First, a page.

The drenched celebrations, from the river pageant to those street parties, illustrated in countless ways the same eccentricities and dogged* pursuit* of pleasure that have always characterised the pursuits of the gentlemen. We will hopefully see yet more evidence of these in the Olympics.

Is it possible, then, that in 2012 we are destined to become a nation of gentlemen? Sadly, there do remain some clearly beyond the pale* of gentility. The story is told of a member of a club in London posting a notice on the board demanding that the nobleman who stole his umbrella at once return it. When a fellow member asked how he knew that the culprit was a noblemen he replied: “Sir, the rules of this club state that it is for noblemen and gentlemen. And no gentleman would have taken my umbrella.”
630 words

* baton handover - Staffelstabübergabe
* relay - Staffellauf
* to conjure up - herbeizaubern
* driven shooting - eine Art Schießen auf Vögel (z.B. Rebhühner)
* exploits - Verdienst
* mannered man - Mann mit guten Umgangsformen, Manieren
* partridge - Rebhuhn
* compunction - Schuldgefühle, Gewissensbisse
* Osacar Wilde - Oscar Wilde (1854 – 1900) was an Irish writer ("The Importance of Being Earnest" or "The Picture of Dorian Gray") and poet. After writing in different forms throughout the 1880s, he became one of London's most popular playwrights in the early 1890s. Today he is remembered for his epigrams, plays and the circumstances of his imprisonment.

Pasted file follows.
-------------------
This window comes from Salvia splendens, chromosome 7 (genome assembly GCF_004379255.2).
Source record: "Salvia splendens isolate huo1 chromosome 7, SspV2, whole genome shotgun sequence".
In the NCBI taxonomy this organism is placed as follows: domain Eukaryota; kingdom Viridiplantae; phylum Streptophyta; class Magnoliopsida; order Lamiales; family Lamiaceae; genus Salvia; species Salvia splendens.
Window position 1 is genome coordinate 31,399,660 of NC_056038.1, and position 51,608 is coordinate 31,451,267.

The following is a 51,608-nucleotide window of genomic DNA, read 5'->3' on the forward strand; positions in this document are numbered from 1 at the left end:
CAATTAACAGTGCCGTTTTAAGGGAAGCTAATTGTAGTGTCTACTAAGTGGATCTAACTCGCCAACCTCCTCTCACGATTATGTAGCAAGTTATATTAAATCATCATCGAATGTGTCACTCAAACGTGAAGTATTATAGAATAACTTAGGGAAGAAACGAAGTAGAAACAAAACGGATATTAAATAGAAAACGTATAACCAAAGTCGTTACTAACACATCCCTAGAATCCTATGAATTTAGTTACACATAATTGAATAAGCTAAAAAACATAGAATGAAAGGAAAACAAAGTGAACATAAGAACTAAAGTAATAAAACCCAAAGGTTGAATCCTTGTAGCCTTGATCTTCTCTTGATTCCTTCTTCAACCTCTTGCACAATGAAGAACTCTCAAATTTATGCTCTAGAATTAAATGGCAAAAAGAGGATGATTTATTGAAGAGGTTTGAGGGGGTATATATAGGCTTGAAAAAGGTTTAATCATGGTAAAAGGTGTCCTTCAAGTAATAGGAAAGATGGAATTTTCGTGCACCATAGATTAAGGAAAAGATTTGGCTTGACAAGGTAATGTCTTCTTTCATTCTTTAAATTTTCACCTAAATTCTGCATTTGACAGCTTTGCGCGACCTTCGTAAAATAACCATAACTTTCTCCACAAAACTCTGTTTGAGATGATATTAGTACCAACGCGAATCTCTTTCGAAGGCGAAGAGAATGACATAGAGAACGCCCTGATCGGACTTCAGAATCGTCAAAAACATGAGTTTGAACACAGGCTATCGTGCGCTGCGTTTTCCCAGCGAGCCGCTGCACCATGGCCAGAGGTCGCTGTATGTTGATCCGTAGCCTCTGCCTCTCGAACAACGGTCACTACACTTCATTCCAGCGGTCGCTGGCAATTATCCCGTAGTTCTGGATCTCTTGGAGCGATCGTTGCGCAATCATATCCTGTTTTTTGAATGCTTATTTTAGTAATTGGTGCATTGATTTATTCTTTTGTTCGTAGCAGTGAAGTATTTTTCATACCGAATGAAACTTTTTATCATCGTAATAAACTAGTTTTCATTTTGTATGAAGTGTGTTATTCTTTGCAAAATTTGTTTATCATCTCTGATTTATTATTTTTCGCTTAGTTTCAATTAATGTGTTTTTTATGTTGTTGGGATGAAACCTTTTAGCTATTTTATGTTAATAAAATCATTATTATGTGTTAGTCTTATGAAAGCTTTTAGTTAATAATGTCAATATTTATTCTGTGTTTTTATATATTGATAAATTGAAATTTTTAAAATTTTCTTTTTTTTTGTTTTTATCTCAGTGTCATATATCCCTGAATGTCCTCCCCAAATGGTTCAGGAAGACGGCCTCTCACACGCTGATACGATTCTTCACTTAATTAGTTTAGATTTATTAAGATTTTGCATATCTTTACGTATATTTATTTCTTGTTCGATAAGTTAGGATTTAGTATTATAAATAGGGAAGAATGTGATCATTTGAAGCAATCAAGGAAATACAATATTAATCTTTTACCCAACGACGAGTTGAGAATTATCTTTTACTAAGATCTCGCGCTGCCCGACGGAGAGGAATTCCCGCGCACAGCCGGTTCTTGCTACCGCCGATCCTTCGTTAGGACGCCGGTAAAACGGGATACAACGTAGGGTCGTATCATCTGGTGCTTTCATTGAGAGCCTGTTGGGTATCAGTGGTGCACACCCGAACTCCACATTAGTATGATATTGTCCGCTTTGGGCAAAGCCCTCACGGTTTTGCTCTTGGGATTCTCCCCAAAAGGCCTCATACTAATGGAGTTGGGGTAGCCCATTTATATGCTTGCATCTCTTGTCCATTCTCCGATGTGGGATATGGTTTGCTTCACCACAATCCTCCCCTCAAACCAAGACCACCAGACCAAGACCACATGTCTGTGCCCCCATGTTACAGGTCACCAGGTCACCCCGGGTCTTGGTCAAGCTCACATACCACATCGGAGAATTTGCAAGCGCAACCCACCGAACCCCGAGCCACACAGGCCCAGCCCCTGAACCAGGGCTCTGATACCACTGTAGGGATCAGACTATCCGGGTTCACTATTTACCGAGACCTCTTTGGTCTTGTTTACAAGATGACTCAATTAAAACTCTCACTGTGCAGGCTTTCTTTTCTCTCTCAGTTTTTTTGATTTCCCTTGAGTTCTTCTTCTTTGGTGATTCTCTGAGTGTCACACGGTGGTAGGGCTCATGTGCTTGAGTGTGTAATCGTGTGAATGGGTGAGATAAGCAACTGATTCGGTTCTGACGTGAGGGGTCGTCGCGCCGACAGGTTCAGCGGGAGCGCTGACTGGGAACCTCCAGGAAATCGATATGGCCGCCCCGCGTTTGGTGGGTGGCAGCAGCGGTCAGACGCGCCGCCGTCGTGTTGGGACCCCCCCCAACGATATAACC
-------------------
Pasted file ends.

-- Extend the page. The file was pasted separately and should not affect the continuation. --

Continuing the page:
* David Attenborough’s Planet Earth - Planet Earth is a 2006 television series produced by the BBC Natural History Unit. The series comprises eleven episodes, each of which features a global overview of a different biome or habitat on Earth. At the end of each fifty-minute episode, a ten-minute featurette takes a behind-the-scenes look at the challenges of filming the series (narrated by David Attenborough).
* to metamorphose - sich verwandeln
* gentility - Vornehmheit, vornehme Herkunft
* dogged - beharrlich, verbissen
* pursuit - Streben
* beyond the pale of - jenseits der Grenzen von


* Epsom Salts - Epsom salts are made up of a naturally occurring mineral that is found in water. More properly known as magnesium sulfate, Epsom salts derives its popular name from the town of Epsom
* Whist - a classic English trick-taking card game which was played widely in the 18th and 19th centuries
* Kedgeree - Reisgericht mit Fisch und Eiern
* herbaceous border - Blumen-/Staudenrabatte
* Wisden - Wisden Cricketers' Almanack (=the 'bible of cricket')

1. What does the picture of the historic gentleman look like?
2. How does the character of a gentleman live on in our modern times?
3. Jane Austen suggests that gentlemen are educated, comfortably well-off and do not work themselves but oversee the work of others and spend their time planning how to marry off their children or seeking to elevate their social standing. Do you think that this type of gentleman still exists today?
4. The author of this text does not believe himself that the British will again become a 'nation of gentlemen'. Support his suggestion by your own knowledge of today's British society.